BEIJING (Reuters) - China’s Communist Party boss in Tibet has urged the Panchen Lama, the second-highest figure in Tibetan Buddhism, to reject the Himalayan region’s exiled spiritual leader, the Dalai Lama, state media said on Tuesday.
Controversy surrounds the position of the Panchen Lama since the boy the Dalai Lama named as the reincarnation of the leader disappeared when he was six years old.
The fate of the missing Panchen Lama, one of China’s most zealously guarded state secrets, is just one area of contention between China and the Dalai Lama over Tibet, and continues to worry many Tibetans.
Tibetan Buddhism holds that the soul of a senior lama is reincarnated in the body of a child on his death.
The Dalai Lama and China’s officially atheist Communist Party have repeatedly tussled over who has final authority on the issue of reincarnation.
China’s Communist Party has long maintained that the Dalai Lama’s choice, Gendun Choekyi Nyima, now 26, is not the real Panchen Lama, and in 1995, the government selected Gyaltsen Norbu as the 11th Panchen Lama.
Chen Quanguo, the party secretary of Tibet, said he hoped Beijing’s Panchen Lama would “unswervingly walk with the party” and safeguard national unity, the official Tibet Daily said.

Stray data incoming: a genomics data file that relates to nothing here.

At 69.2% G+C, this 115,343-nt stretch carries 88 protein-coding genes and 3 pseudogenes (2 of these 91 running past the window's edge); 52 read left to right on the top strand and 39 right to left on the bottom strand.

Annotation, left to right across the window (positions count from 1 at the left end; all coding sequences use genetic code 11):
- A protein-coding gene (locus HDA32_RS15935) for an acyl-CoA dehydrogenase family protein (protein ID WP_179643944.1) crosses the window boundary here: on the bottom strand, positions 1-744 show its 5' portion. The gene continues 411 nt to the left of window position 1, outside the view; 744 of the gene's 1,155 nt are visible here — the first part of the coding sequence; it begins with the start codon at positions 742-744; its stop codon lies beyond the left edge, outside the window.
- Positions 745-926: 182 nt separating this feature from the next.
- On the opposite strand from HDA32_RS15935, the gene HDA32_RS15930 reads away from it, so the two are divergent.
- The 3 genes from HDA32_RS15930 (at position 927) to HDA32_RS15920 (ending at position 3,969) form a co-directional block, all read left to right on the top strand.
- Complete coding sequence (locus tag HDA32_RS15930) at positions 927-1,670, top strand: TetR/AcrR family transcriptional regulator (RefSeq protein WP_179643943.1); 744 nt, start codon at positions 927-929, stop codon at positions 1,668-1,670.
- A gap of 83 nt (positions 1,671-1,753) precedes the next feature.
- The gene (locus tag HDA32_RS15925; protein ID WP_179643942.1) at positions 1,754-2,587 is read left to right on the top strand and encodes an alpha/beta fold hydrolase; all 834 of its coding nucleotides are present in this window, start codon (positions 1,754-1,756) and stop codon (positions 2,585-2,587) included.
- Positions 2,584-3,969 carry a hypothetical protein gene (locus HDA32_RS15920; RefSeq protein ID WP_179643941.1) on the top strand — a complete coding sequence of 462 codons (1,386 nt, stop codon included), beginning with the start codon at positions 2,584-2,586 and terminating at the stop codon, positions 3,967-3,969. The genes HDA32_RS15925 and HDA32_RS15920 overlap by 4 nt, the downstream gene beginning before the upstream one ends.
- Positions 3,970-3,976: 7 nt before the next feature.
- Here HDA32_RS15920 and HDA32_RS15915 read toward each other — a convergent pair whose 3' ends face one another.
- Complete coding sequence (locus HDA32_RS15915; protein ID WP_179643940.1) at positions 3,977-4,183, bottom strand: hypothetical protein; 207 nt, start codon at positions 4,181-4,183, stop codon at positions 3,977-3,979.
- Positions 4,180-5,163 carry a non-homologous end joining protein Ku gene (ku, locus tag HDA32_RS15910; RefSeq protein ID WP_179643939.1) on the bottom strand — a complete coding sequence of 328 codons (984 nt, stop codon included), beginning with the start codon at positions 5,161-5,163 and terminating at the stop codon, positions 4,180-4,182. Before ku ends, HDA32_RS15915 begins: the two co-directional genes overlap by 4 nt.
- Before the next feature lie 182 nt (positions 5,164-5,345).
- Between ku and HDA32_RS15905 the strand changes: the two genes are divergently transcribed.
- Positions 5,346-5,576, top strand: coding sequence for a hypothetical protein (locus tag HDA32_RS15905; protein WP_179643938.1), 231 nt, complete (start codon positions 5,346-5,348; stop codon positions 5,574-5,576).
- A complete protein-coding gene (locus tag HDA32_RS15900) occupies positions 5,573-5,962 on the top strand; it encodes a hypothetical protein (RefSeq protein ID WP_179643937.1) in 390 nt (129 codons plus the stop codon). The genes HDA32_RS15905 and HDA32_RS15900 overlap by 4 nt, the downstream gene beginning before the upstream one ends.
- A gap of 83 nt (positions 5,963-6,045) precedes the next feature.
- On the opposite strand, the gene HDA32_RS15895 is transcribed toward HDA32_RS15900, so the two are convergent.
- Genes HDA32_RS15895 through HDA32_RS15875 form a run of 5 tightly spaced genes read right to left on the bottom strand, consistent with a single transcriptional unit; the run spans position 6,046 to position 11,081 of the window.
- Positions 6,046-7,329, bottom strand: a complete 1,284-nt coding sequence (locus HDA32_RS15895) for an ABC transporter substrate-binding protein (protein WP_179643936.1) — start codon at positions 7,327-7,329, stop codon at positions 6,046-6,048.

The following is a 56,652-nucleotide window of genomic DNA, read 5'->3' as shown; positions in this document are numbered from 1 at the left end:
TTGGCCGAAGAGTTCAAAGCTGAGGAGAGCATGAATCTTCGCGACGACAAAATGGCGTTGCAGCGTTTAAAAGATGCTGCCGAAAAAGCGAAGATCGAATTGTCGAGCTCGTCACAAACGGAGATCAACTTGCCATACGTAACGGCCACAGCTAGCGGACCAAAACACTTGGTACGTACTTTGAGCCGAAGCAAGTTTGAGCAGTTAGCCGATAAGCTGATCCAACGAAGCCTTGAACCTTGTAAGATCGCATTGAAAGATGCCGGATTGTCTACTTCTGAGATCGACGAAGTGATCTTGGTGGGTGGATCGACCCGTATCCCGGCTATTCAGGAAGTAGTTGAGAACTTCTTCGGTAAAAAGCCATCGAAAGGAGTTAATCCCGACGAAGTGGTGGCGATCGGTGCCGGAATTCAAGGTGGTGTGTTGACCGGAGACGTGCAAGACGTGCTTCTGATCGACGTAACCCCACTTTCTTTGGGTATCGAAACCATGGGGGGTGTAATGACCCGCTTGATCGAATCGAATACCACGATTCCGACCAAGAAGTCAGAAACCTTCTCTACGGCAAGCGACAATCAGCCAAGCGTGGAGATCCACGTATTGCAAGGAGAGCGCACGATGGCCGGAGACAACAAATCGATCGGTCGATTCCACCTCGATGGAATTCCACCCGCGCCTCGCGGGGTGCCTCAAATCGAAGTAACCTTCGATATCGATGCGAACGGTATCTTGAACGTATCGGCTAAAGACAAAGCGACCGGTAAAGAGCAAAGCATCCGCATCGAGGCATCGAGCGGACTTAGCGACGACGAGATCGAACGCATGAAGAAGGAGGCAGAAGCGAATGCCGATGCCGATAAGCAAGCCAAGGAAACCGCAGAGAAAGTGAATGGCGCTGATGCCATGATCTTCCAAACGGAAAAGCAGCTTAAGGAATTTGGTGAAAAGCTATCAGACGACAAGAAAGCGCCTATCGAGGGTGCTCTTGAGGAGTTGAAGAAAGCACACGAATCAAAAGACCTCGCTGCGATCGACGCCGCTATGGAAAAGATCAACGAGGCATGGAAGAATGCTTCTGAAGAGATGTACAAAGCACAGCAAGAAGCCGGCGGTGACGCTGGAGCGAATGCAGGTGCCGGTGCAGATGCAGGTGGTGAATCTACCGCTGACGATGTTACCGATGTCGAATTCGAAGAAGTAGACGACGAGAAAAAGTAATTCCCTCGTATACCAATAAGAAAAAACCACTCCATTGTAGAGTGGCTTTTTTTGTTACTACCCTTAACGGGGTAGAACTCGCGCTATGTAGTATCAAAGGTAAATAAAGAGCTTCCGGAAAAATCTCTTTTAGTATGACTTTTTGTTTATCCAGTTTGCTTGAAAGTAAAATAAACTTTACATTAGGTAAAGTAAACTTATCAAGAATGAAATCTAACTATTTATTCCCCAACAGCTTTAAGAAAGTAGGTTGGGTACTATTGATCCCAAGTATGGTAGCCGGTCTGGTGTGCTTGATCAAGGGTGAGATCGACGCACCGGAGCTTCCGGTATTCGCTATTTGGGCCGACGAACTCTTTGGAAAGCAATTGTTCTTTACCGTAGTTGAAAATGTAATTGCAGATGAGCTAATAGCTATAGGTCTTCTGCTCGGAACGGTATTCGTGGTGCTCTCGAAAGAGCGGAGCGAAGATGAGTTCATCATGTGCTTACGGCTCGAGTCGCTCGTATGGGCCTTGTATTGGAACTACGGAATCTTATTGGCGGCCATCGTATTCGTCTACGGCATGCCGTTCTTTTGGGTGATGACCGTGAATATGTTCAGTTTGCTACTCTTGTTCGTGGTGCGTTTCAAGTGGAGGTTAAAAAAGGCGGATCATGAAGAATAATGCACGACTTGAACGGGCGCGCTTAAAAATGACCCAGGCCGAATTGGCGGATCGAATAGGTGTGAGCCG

“Resolutely draw a clear line between the 14th Dalai Lama and firmly reject all subversive separatist activities,” Chen told the Panchen Lama in the Tibetan city of Shigatse during a meeting on Monday marking 20 years since the monk’s investiture.
“Tibetan Buddhism is at its best period of development in history and religious circles and believers enjoy full religious freedom,” the paper quoted Beijing’s Panchen Lama as telling Chen.
Tibet’s exiled leadership in India said Beijing’s bid to involve itself on the issue of reincarnation had no moral or legal standing.
“Beijing authorities or the atheist communist party of China have neither legitimacy nor credibility on this matter,” Lobsang Sangay, the political head of the government-in-exile, based in the northern hill town of Dharamsala, told Reuters.
The 80-year-old Dalai Lama fled to India after a failed uprising against Chinese rule in 1959. Beijing says he is a violent separatist but the monk denies espousing violence and says he only wants genuine autonomy for Tibet.
The Chinese government sees the appointment of the next Dalai Lama as key to consolidating state control over Tibet, where separatist movements have flared since the 1950s.
Tibetans fear Beijing will use the issue of the Nobel peace laureate’s eventual death and succession to split Tibetan Buddhism, with one new Dalai Lama named by exiles and one by the government.
Beijing insists it must approve the next Dalai Lama, though the title’s current holder has said the role could end when he dies.
Reporting by Michael Martina; Additional reporting by Abhishek Madhukar in DHARAMSALA; Editing by Clarence Fernandez